11 Things You Didn’t Know About the Lovable Labrador Retriever

The energetic, ever-loving Labrador Retriever is America’s favorite dog, as proven time and again (28 times to be precise) by the breed’s top ranking on the AKC’s list of most popular dogs. It is the most readily domesticated dog, thanks to the breed’s loving nature and playfulness. People love to adopt labs to add color to their otherwise dull and monotonous lives. Known for their high energy level and eagerness to play, Labrador Retrievers are among the most loyal dog breeds in the canine world.

Aside from that, Labs are also known for their versatility as they can do multiple jobs. From being a guide or therapy dog to show dogs, Labrador Retrievers can do anything and everything they set their mind to, as long as they are not forced.

The full of life Labrador Retriever is identifiable from afar, even people who aren’t dog lovers can recognize a lab easily. However, aside from an easily recognizable appearance and jovial nature, there isn’t much that people know about the loving labs.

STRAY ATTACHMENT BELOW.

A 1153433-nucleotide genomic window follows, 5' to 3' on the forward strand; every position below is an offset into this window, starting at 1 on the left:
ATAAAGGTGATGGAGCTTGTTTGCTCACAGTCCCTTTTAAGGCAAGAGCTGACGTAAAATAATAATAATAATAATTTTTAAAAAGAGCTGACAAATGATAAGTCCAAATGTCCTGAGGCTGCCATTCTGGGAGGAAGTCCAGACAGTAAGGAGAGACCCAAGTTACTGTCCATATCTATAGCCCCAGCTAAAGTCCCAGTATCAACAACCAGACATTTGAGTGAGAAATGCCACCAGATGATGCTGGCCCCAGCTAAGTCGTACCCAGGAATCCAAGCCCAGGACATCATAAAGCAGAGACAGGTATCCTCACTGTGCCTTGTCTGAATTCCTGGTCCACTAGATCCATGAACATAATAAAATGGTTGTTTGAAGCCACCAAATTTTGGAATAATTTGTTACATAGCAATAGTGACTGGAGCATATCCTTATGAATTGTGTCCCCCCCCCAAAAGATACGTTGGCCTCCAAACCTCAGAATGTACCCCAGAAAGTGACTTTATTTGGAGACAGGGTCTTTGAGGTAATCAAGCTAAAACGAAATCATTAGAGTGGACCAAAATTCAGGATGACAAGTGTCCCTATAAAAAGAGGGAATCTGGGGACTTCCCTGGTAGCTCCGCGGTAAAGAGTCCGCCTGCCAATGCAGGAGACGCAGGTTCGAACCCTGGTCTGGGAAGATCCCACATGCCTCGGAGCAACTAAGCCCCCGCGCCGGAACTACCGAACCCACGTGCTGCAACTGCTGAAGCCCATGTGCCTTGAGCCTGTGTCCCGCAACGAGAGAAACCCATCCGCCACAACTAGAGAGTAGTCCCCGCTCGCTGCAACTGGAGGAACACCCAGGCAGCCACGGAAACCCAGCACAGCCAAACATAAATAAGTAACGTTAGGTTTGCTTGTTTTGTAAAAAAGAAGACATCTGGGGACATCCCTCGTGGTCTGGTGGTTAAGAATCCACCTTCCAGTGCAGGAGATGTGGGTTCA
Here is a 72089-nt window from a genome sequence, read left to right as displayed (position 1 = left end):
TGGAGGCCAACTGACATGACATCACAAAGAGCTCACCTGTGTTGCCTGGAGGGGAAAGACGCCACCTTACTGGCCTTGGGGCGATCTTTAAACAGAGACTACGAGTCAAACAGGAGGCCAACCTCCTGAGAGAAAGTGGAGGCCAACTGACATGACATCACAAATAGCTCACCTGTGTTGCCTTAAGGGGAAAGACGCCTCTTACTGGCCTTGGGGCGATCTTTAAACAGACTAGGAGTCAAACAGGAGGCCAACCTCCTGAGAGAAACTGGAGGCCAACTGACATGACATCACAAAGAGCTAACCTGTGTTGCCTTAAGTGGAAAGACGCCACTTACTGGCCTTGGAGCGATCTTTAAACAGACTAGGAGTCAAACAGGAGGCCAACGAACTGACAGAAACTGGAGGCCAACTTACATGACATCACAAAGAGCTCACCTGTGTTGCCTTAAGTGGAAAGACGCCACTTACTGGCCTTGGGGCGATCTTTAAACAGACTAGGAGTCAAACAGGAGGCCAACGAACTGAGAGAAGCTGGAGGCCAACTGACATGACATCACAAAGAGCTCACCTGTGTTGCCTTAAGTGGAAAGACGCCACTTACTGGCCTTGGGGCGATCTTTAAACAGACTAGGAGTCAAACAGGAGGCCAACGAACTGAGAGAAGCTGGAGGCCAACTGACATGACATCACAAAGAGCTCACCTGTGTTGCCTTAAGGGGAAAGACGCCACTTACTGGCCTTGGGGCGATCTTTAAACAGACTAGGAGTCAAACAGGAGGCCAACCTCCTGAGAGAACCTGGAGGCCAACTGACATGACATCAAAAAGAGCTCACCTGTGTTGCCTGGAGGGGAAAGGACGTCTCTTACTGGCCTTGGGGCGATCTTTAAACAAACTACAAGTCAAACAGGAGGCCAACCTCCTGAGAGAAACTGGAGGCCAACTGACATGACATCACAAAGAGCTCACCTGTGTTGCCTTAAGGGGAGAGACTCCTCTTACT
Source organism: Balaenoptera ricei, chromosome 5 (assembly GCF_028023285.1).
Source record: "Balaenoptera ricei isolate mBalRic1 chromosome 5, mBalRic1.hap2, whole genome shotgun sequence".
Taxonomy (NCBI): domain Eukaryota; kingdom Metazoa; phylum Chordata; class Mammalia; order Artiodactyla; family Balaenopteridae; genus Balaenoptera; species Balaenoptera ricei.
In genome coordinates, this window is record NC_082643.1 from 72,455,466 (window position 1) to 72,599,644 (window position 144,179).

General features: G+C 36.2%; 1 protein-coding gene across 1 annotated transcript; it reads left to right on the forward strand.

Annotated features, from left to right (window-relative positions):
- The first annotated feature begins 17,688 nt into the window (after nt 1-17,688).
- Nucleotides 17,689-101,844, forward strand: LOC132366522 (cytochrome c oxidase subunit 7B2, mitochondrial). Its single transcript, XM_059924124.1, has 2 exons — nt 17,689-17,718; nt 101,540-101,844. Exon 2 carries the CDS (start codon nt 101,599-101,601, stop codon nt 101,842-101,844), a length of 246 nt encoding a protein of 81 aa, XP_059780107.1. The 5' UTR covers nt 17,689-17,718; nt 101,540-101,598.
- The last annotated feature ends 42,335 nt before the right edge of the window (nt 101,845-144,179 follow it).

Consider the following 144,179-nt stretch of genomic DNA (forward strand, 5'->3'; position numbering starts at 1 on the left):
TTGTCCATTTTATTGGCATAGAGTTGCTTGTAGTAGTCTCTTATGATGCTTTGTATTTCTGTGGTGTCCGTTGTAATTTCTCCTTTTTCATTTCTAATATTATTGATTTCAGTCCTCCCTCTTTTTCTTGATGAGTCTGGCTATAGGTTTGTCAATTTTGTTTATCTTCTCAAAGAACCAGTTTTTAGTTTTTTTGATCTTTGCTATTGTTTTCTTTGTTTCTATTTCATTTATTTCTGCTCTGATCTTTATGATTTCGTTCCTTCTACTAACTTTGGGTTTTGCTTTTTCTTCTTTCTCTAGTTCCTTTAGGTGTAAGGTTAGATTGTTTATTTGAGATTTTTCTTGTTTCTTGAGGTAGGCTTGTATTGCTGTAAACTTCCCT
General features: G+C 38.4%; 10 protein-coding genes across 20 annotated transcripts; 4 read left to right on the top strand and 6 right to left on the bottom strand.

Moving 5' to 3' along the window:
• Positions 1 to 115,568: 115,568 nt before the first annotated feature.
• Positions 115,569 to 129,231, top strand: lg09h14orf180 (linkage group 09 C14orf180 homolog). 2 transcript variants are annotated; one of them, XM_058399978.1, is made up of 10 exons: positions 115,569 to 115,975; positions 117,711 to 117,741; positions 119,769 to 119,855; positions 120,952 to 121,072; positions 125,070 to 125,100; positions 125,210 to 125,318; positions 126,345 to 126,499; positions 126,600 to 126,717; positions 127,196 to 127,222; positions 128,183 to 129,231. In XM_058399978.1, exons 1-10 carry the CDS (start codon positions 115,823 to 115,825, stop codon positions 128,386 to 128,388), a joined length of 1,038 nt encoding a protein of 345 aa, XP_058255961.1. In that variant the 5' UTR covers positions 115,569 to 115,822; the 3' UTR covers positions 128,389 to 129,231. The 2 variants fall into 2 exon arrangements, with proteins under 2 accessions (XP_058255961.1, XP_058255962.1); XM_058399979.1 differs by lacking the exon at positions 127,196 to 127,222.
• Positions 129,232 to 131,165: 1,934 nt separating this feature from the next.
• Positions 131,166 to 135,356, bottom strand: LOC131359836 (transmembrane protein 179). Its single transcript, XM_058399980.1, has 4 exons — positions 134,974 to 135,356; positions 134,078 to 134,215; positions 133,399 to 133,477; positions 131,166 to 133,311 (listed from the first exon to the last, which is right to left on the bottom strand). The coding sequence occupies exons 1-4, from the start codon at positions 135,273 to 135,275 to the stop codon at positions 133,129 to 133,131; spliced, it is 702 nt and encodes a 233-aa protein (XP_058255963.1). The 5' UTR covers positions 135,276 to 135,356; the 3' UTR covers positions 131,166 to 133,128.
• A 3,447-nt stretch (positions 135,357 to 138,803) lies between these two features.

Labrador Retrievers have various quirks that warrant an in-depth discussion about the most popular dog breed.

To shed light on the unknown aspects of labs, we decided to put together a detailed guide so that you fall a little more in love with your lab retriever.

Here are eleven lesser-known facts about Labrador Retrievers

They Were Bred for Retrieving

Labs were initially purpose-bred for hunting ducks and waterfowls until the British brought them to England in the 1800s, where they became game-hunting companions for the Brits. Today, Labrador Retrievers work in a wide variety of fields, including duck and game hunting. Moreover, they excel in Retriever Field Trials and hunting tests.

Labs Love the Water

Labs were bred to hunt ducks in the water, so naturally, they LOVE water because they were made for it. Labs have a thick tail (also known as otter tail) that works as a powerful rudder, while their webbed feet help them swim, and the double, waterproof coat keeps them safe even in icy cold water.

Labs are Canadian

Labrador Retrievers don’t hail from Labrador; instead, they come from a different Canadian territory, Newfoundland, where they were bred to help fishers and farmers hunt.

Labs Can Do Anything

Labs are multitalented dogs that can do just about anything. Thanks to their intelligence, willingness to work hard, and learn new things, labs provide excellent service to people in multiple fields. They are the top choice for service dog work, search and rescue work, drug detection, and therapy dog work.